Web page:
Buttigieg’s Candidacy Will Be Torpedoed By His Fellow Gays

David Benkof Contributor
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The likely victory of former South Bend Mayor Pete Buttigieg in the Iowa caucuses has boosted him to the top tier of presidential candidates, since the last four winners of contested Iowa contests eventually scored the nomination.

Surely the most remarkable thing about his, well, unusual candidacy (no national or statewide experience, younger than any president so far, a flashy but fishy stint as a naval officer, a deceptive claim about his language abilities) is the fact he’s an openly gay man with a husband he kisses on the campaign trail.

In 2020, will “Lieutenant Pete” (he left the mayoralty last month) lose the election because he’s gay?

Well, in the third decade of the 21st century, most Americans — and certainly most Democrats — either respect gay people or couldn’t care less what they do in their bedrooms, so long as they’re Ellen DeGeneres gay people and not “Call Me Ma’am” gay people. (RELATED: Buttigieg’s Internal Focus Groups Find ‘Being Gay Was A Barrier’ For Black Southern Voters, Especially Black Men)

A person holds a transgender pride flag as people gather on Christopher Street outside the Stonewall Inn for a rally to mark the 50th anniversary of the Stonewall Riots in New York, June 28, 2019. (Photo by ANGELA WEISS / AFP) (Photo credit should read ANGELA WEISS/AFP via Getty Images)

But even an “Ellen-gay” is highly unlikely to be elected president due to the increasingly doctrinaire LGBT community.

Now, the press loves to write stories about “Lesbians for Warren” and other challenges Lieutenant Pete faces in garnering gay votes, but that’s not the problem. In fact, it’s a real strength of American democracy that even Democrats don’t always pick candidates based on identity politics.

The problem is that on various trendy transgender issues (which even gay people didn’t support just a decade ago), the gay community’s consensus is sharply at odds with the national consensus. Republicans and conservative-leaning media will ask him questions about transgender rights, and he’ll have to choose between alienating his “home community” and alienating the rest of the country. (RELATED: Protesters Interrupt Pete Buttigieg, Shouting ‘Tans People Are Dying, Do Something!’)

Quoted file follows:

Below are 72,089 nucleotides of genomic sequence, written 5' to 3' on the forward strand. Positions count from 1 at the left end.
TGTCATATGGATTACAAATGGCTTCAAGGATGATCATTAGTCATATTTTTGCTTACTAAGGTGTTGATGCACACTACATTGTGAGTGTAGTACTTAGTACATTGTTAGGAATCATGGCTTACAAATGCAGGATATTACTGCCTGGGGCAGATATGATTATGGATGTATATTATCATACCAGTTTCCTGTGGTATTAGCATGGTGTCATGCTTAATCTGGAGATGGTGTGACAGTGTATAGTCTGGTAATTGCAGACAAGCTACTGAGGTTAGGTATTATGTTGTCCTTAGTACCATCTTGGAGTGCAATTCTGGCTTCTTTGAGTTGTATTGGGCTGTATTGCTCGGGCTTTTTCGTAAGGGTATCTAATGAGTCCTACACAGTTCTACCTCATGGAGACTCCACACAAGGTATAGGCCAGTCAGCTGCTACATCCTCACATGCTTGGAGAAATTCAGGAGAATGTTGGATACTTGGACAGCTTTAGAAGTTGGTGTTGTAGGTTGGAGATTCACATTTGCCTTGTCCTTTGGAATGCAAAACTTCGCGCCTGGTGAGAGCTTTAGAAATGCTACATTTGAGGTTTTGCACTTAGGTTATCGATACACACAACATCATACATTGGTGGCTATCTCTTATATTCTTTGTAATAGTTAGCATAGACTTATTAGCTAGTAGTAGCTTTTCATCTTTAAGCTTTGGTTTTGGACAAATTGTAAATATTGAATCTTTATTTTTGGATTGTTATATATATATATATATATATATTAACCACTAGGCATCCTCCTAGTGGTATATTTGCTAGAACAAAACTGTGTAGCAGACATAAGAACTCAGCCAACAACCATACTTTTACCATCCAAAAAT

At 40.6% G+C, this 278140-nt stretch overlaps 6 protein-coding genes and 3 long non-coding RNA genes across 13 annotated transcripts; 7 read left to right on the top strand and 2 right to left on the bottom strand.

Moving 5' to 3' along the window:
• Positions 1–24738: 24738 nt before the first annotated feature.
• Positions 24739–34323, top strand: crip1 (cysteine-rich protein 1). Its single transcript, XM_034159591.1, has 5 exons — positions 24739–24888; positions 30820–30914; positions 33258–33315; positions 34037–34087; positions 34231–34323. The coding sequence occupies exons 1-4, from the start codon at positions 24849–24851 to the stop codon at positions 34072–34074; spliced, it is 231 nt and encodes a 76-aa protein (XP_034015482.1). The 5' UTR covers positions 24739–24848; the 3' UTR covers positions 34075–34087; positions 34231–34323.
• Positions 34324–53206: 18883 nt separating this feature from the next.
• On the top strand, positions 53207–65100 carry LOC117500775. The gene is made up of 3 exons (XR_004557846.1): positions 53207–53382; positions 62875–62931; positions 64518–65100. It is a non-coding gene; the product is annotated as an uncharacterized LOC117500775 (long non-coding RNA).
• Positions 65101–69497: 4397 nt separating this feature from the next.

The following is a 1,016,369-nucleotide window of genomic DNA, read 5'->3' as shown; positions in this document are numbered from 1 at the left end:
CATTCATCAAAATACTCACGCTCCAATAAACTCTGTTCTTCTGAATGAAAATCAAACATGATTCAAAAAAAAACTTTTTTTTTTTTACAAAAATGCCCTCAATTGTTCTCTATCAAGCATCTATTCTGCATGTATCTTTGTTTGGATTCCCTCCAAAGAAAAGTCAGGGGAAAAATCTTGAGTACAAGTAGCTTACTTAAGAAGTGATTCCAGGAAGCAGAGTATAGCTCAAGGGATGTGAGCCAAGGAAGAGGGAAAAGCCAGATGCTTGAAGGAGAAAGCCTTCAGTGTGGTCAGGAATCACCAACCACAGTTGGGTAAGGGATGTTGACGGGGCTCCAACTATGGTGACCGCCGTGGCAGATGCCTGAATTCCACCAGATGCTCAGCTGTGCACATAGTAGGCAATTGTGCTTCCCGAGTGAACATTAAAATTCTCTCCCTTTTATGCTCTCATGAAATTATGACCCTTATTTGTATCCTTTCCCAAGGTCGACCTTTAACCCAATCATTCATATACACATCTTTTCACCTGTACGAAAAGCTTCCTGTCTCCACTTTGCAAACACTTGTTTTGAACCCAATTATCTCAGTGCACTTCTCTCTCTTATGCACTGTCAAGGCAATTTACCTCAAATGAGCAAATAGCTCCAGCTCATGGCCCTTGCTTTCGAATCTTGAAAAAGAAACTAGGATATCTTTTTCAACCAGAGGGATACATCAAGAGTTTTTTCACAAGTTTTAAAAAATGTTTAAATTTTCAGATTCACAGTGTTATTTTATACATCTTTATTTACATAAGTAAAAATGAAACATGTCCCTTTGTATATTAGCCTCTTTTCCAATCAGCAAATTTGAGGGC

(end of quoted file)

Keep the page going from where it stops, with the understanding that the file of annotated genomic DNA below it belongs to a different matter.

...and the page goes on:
For example, a Rasmussen survey last year found only 29 percent of respondents favored allowing transgender students to participate on sports teams of the gender they identify with.

Trans activists heralded a 2019 survey by the Public Religion Research Institute as evidence of American sympathy for their agenda, but it said no such thing. It merely said Americans have become MORE supportive, which could mean they went from “very opposed” to “fairly opposed.” And indeed, a look at the data itself shows Americans don’t agree with the LGBT community on trans rights:

  • Only 24 percent of Americans feel strongly there are more than two genders;
  • The percent of Americans who strongly oppose laws requiring the use of bathrooms that match one’s biological sex has dropped from 28 percent to 18 percent in just two years; and
  • Support for transgender military service appears to be falling even among Democrats.

Yet the LGBT community brooks no compromise on trans issues. One example: “non-binary” journalist Casey Quinlan wrote a 2000-word screed for The New Republic complaining that, for example, Democrats do not use the word “transgender” enough, and 180 Democratic legislators refused to fly a transgender flag (!) outside their offices. Quinlan quoted Xemiyulu Manibusan Tapepechul, a person Quinlan described as – get this – “a Salvadoran Nawat non-binary trans womxn,” saying Democrats “want me to say something like ‘let trans people be’ and that’s not enough.”

WASHINGTON, DC – JUNE 09: Members of the transgender community and their supporters rally for transgender equality on Capitol Hill, June 9, 2017 in Washington, DC. (Photo by Drew Angerer/Getty Images)

LGBT activists who think like that — and there are a lot of them — are not going to accept mere tolerance from Buttigieg. They’re going to demand much more.

If gay-sympathetic voters see Lieutenant Pete as too beholden to doctrinaire LGBT ideology, they have a real choice, since the current occupant of the White House has a pro-gay record unparalleled for a Republican president. To win, Buttigieg will need to demonstrate independence from extremists who share his background. (RELATED: ‘I Don’t Want Anybody Like That In The White House’: Iowa Caucus Voter Wants Vote Back After Learning Buttigieg Is Gay)

There’s a long history of presidential candidates doing just that. Examples include John F. Kennedy’s 1960 speech to Protestant ministers underscoring that his Catholicism will not affect his public policies; peacenik hippies going “clean for Gene” by shaving their beards and cutting their hair to make Eugene McCarthy’s 1968 campaign seem less radical; Bill Clinton’s 1992 “Sister Souljah moment” denouncing an anti-white hip-hop artist before Jesse Jackson’s Rainbow Coalition; and Barack Obama’s eventual condemnation of his spiritual mentor Rev. Jeremiah Wright’s viciously anti-American sermons.

Lieutenant Pete is going to need at least one Sister Souljah moment if he expects Americans to trust he won’t be beholden to LGBT extremism. But since LGBT extremism is now LGBT mainstream-ism, don’t count on it.

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